Capital Markets

Behind Our 2020-2029 Capital Market Assumptions

What to Know About Our 2020-2029 Capital Market Assumptions
1 min 47 sec

Callan develops long-term capital market assumptions at the start of each year, detailing our expectations for return, volatility, and correlation for broad asset classes. These projections represent our best thinking regarding a longer-term outlook and are critical for strategic planning as our investor clients set investment expectations over five-year, ten-year, and longer time horizons.

Our projections are informed by current market conditions but are not directly built from them since the forecasts are long term in nature. Equilibrium relationships between markets and trends in global growth over the long term are the key drivers, resulting in a set of assumptions that changes slowly (or not at all) from year to year. Our process is designed to insure that the forecasts behave reasonably and predictably when used as a set in an optimization or simulation environment.

Our process begins with estimates of major global macroeconomic variables, which are integrated into our equity, fixed income, and alternative investment models to generate initial forecasts. We then make qualitative adjustments to create a reasonable and consistent set of projections.

For the period 2020-2029, we made an evolutionary change to our capital market assumptions from our projections last year. Fed policy pivoted dramatically in 2019, shifting from a tightening bias to 75 basis points in rate cuts over the year, and bond yields saw a marked reduction. Interest rates have been reset to a lower level with the Fed pivot, and are now expected to rise more modestly over the next five years. We have lowered our fixed income assumptions to reflect lower starting yields compared to one year ago, including a lower return for cash. We did not change our equity return assumption. As a result, we have widened our equity return premium over cash and the equity risk premium over bonds. Our 10-year projections include a likely recession (or two) in the economy and a downturn in the capital markets, as such events are a normal part of the path to long-term returns. However, we only adjust our forecasts when we believe asset class prospects have materially changed.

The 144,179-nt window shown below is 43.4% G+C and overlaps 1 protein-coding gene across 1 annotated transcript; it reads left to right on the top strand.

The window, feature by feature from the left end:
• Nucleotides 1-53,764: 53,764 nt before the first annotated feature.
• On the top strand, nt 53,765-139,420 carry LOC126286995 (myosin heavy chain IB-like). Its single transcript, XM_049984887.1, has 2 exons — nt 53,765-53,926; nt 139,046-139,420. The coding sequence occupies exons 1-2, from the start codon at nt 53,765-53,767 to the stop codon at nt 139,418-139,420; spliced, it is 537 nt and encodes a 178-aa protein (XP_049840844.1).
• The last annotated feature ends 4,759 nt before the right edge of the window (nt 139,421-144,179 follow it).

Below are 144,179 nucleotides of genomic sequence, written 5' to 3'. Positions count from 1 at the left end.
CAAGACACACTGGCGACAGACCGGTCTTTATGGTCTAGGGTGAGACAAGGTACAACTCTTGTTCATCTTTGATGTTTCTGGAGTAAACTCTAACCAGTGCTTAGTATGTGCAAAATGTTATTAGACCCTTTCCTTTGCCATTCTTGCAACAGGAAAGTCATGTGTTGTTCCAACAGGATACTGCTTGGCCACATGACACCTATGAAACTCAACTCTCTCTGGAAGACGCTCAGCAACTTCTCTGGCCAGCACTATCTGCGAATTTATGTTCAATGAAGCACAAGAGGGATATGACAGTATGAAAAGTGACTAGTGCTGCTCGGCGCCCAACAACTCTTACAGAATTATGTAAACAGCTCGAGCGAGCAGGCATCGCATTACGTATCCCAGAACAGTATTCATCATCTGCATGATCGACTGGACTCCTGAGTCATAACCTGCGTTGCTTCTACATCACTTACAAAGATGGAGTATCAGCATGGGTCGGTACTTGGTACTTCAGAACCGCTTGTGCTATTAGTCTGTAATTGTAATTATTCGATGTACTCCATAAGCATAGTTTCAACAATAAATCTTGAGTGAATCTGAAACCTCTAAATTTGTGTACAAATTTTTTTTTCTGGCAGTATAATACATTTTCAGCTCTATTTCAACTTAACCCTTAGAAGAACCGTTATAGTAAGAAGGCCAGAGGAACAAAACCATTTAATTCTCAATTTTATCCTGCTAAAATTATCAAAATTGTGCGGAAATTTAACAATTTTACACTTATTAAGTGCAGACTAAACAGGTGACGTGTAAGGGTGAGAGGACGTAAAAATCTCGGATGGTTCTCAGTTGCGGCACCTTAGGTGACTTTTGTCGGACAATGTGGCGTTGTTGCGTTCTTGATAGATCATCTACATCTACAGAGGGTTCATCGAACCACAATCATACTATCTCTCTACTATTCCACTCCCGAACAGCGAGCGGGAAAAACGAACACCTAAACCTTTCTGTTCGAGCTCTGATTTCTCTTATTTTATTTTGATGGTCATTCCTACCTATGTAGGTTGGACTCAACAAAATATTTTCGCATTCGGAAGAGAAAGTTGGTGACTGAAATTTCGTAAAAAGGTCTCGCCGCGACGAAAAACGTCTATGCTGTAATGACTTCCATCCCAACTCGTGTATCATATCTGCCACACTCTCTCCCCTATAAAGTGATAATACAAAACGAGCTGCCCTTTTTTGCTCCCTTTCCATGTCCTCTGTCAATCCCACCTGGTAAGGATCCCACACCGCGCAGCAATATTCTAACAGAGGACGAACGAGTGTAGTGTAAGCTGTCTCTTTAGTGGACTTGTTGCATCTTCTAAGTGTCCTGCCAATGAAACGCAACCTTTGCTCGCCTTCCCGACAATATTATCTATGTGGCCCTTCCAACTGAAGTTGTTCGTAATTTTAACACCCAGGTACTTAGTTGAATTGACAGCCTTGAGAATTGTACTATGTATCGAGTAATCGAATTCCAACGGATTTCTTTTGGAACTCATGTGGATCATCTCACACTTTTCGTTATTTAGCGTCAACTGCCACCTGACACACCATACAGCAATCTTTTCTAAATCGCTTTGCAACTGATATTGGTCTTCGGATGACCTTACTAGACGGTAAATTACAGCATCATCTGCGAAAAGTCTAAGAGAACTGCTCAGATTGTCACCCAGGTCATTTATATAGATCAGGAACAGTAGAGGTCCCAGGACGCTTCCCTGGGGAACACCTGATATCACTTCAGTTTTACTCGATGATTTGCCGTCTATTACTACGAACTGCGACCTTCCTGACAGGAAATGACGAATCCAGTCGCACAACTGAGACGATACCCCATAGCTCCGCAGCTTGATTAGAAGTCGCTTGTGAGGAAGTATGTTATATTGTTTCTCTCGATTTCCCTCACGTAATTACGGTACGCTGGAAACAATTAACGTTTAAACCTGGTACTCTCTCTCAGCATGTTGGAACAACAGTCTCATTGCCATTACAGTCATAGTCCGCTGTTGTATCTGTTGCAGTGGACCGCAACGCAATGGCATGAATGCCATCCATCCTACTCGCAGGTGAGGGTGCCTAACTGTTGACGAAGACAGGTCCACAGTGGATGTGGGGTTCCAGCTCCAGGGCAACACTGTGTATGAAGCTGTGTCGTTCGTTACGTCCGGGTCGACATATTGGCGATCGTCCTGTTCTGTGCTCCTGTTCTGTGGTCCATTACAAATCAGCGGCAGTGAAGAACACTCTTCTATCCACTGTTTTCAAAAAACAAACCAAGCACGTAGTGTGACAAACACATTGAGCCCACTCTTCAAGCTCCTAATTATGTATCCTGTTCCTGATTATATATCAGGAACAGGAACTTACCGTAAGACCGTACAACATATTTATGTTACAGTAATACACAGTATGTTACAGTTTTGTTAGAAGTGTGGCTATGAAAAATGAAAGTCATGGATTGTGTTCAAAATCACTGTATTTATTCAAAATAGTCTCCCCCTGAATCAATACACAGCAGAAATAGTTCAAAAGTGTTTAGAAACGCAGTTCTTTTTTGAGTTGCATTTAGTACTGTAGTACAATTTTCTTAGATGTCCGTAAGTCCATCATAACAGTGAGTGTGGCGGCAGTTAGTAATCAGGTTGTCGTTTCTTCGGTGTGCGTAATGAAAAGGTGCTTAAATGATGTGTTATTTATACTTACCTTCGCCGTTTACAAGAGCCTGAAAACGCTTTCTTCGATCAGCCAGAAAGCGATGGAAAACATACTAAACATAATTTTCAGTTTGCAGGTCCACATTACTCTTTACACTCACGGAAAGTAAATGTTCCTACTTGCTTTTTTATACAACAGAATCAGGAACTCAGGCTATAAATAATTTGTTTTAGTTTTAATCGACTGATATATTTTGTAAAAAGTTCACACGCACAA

This table shows our detailed return and risk projections for all of the major asset classes:


In addition, we have created an interactive web page about the assumptions, and prepared this white paper and related charticle.

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